There are points in time when all things combine to ensure only one likely outcome. Those who can see it coming can prepare, and those who dismiss the warning signs become its victims. As John F. Kennedy once said; “Change is the law of life. And those who look only to the past or present are certain to miss the future.”
A perfect storm has been circling traditional enterprise computing for many years, constantly building in speed and power with each innovation, and with each new business thrown into the mix. The storm is now hovering intensely, right above the largest businesses in the world.
Enterprise IT has been built up over the years like geological layers. Over time, a lot of what used to be, is no longer visible, however it finds its place firmly in the sediment. The deeper you dig into a company’s core processes, the more and more ancient fossils you will find, as these are usually the parts that the company is incapable of replacing.
The bedrock of all this is the legacy programming languages – including the likes of COBOL and PL/1 – which came to prominence in the 60s, and found their home in mainframe technology, and as such, have played an important role in big business ever since. There are over 220 billion lines of COBOL code in operation worldwide, and an estimated 70% of the world’s commercial transactions are processed by a mainframe application at some point in time. With 71% of Fortune 500 companies relying on legacy systems, this equates to €4 trillion of legacy investment in mainframe systems.
A diminishing pool of qualified, interested professionals
Contemporary code has long evolved and adapted from its early forms. For example, in two separate ongoing studies from TIOBE and PYPL, COBOL ranks outside of the top 20 most popular coding languages – despite the fact it has embedded itself far and wide into global enterprise. New languages and patterns have rendered the continued development capability of legacy programming languages relatively obsolete over the last 30 years.
As mainframe programming began in earnest in the seventies and eighties, the programmers that generated the billions of lines of legacy code still in existence are largely retired. And for those at the younger end, the boomers, they can see retirement in the very near future. A dearth of younger generation programmers trained in these languages means in the very near future, the last mainframe skilled professional may well be leaving the building.
To compound the problem, the original source code, designs and documentation are often unavailable, which are indispensable should any changes to the applications be required.
Consequently, companies are losing the ability to understand their systems of record. Maintaining computing programs without the institutional knowledge of how they work is incredibly difficult, and enhancing them to support new business requirements is nigh on impossible. For very large organisations that are utterly dependent upon decades-old applications, this lack of maintenance and enhancement could be fatal.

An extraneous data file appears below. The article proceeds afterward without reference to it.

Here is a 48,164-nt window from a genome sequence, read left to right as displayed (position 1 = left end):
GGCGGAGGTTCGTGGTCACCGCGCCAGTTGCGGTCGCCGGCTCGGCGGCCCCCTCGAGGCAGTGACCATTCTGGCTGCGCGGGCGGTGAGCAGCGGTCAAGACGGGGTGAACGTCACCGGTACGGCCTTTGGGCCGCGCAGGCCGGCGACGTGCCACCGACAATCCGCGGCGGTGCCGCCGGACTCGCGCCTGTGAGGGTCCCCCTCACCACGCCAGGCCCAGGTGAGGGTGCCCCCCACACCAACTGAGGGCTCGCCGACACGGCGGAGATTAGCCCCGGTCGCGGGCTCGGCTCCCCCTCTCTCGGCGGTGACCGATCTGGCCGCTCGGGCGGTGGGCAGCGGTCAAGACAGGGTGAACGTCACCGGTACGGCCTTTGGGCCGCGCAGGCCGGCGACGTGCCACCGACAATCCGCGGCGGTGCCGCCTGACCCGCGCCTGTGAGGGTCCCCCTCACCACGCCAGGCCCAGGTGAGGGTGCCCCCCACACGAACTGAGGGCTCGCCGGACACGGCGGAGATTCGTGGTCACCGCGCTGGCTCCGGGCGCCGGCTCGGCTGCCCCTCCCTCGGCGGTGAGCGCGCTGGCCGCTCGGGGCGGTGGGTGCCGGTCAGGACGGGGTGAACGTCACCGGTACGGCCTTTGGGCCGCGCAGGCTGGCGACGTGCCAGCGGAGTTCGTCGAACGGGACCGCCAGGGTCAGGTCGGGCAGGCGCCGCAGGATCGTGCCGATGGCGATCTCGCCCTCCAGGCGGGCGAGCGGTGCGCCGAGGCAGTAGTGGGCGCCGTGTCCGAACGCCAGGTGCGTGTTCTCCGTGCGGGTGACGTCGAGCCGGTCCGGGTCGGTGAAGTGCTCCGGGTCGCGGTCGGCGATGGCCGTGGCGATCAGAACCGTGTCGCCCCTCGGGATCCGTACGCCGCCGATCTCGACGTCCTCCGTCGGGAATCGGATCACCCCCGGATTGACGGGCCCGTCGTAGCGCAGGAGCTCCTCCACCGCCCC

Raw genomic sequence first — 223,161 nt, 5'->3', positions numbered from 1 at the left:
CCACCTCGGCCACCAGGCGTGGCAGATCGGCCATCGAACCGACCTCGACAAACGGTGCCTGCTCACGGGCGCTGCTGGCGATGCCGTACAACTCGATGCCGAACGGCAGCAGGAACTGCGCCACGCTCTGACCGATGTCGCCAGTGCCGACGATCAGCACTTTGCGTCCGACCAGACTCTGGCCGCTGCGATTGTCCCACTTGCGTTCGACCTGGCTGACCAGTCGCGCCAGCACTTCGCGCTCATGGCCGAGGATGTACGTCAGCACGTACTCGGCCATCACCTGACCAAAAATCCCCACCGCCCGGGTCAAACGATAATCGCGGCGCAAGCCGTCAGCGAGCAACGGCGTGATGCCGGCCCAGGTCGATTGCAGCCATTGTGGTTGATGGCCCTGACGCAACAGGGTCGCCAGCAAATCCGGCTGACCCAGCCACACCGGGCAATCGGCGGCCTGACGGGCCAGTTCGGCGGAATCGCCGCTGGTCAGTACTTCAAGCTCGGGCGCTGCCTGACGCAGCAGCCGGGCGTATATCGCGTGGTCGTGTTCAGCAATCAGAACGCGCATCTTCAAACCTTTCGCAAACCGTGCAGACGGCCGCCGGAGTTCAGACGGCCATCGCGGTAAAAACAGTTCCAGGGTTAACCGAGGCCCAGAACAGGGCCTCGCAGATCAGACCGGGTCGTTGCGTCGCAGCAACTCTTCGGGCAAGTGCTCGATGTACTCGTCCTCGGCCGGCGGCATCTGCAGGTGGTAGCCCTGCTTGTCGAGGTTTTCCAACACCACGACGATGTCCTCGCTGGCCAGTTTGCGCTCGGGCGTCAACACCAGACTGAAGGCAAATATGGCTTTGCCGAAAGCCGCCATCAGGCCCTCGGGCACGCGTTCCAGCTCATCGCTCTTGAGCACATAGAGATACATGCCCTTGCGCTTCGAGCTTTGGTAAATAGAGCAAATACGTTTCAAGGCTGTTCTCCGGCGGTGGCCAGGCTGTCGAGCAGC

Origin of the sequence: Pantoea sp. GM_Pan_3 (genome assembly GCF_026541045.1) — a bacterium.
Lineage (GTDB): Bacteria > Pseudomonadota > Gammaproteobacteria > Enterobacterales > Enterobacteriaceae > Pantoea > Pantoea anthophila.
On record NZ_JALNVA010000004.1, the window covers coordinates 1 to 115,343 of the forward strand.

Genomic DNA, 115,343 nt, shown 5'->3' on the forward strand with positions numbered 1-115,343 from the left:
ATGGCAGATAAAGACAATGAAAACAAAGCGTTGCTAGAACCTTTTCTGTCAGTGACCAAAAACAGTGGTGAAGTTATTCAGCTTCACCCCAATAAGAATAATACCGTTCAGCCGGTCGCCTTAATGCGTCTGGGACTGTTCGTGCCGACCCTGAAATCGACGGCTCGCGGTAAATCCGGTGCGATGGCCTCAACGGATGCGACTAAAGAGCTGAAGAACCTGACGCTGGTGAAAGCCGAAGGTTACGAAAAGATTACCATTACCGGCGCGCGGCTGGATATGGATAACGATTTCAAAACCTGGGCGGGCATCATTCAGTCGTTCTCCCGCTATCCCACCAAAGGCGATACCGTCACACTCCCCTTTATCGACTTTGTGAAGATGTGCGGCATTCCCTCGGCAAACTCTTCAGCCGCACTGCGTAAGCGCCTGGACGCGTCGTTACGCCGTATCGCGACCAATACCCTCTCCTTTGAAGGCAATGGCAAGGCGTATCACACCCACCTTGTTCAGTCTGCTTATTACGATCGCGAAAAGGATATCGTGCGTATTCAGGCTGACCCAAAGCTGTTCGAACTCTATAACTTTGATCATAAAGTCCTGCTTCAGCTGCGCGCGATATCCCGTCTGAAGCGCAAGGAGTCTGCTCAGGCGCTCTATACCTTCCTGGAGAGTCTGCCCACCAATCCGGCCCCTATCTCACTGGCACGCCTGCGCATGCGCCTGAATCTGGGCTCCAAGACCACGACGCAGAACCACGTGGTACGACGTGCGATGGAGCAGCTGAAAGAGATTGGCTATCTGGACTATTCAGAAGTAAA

Locked out of Moores Law
Mainframe technology, has failed to keep pace with the inexorable march of Moores Law. This exponential growth in performance of Commercial Off The Shelf (COTS) architectures means even modest x86 computers are materially more powerful than the largest and most expensive mainframes. The same is happening with I/O performance. Given the staggering cost of today’s mainframe, as Moores Law continues over the next few years, the gap between the price/performance curves of mainframes and COTS devices will make mainframes totally untenable as platforms for enterprise computing.
Their born-on-the-web competition has agility in its DNA
Mainframe application architectures, may have seemed effective 30 years ago, but they have stubbornly resisted recent technical advances, characterised as the ‘DevOps Toolchain’, designed to really speed development. These architectures were not built with current trend monoliths like mobile, IoT, cloud, DevOps or the digital transformation in mind. There are many new companies that are not stricken with the burden of mainframe application inertia, and as a result are much more agile. These born-on-the-web companies, can respond to changing market dynamics quickly. Banks reliant on mainframes might take 1.5 years to develop and roll-out a new system – a P2P vendor could do the same in about six weeks.
Regulation also plays a part in tipping the scales in favour of the born-on-the-web companies. Financial organisations face pressure from the Competition and Markets Authority (CMA) to offer IT services on mobile devices – a long and arduous process if involving mainframe applications. Meanwhile, the EU’s MiFID II will instil a range of technological requirements on financial systems, including the need to retrieve particular data types within 24 hours of the request. Who knows how long such changes will take for companies dependant on mainframes, but one can be certain it will be materially longer than for companies whose application architectures are modern.
There’s no doubt that mainframe environments have formed an impressive pillar of industry over the past half-century, and many CIOs would be forgiven for attributing a nostalgic glow to their memories of the big-iron over the years. They haven’t advanced with the times, though, in terms of price vs performance and interoperability, and the people that know how to maintain and adapt their code are fast diminishing. These companies have their backs to the wall when faced with increasing regulations that give the upper hand to born-on-the-web firms, and thus these companies are crying out for IT modernisation. Any one of the three issues is a compelling reason to migrate off mainframes. But taken together they represent a perfect storm of existential proportions.
Mark Cresswell is CEO of LzLabs